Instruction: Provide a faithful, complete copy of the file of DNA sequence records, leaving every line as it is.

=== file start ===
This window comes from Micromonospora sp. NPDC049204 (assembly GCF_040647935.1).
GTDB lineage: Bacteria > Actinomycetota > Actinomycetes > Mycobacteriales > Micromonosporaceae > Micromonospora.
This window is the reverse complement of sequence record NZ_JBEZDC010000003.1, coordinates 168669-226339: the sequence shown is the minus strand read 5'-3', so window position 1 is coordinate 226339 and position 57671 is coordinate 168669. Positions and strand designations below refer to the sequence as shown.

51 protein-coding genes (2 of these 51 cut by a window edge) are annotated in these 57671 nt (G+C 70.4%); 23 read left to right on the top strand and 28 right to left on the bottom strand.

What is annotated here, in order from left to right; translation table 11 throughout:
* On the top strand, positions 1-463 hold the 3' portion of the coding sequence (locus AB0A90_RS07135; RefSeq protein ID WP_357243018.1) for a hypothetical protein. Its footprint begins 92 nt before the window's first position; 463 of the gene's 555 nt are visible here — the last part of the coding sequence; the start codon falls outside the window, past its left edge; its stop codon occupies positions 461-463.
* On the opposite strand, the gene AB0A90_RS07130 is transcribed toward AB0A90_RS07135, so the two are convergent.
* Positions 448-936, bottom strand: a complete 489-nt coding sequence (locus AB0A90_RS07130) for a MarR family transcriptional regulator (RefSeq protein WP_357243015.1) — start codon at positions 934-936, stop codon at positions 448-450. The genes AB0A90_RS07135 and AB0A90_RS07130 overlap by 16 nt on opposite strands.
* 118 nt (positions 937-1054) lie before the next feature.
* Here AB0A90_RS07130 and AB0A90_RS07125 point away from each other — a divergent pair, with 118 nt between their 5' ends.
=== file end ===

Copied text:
This window comes from Micromonospora sp. NPDC049204 (assembly GCF_040647935.1).
GTDB lineage: Bacteria > Actinomycetota > Actinomycetes > Mycobacteriales > Micromonosporaceae > Micromonospora.
This window is the reverse complement of sequence record NZ_JBEZDC010000003.1, coordinates 168669-226339: the sequence shown is the minus strand read 5'-3', so window position 1 is coordinate 226339 and position 57671 is coordinate 168669. Positions and strand designations below refer to the sequence as shown.

51 protein-coding genes (2 of these 51 cut by a window edge) are annotated in these 57671 nt (G+C 70.4%); 23 read left to right on the top strand and 28 right to left on the bottom strand.

What is annotated here, in order from left to right; translation table 11 throughout:
* On the top strand, positions 1-463 hold the 3' portion of the coding sequence (locus AB0A90_RS07135; RefSeq protein ID WP_357243018.1) for a hypothetical protein. Its footprint begins 92 nt before the window's first position; 463 of the gene's 555 nt are visible here — the last part of the coding sequence; the start codon falls outside the window, past its left edge; its stop codon occupies positions 461-463.
* On the opposite strand, the gene AB0A90_RS07130 is transcribed toward AB0A90_RS07135, so the two are convergent.
* Positions 448-936, bottom strand: a complete 489-nt coding sequence (locus AB0A90_RS07130) for a MarR family transcriptional regulator (RefSeq protein WP_357243015.1) — start codon at positions 934-936, stop codon at positions 448-450. The genes AB0A90_RS07135 and AB0A90_RS07130 overlap by 16 nt on opposite strands.
* 118 nt (positions 937-1054) lie before the next feature.
* Here AB0A90_RS07130 and AB0A90_RS07125 point away from each other — a divergent pair, with 118 nt between their 5' ends.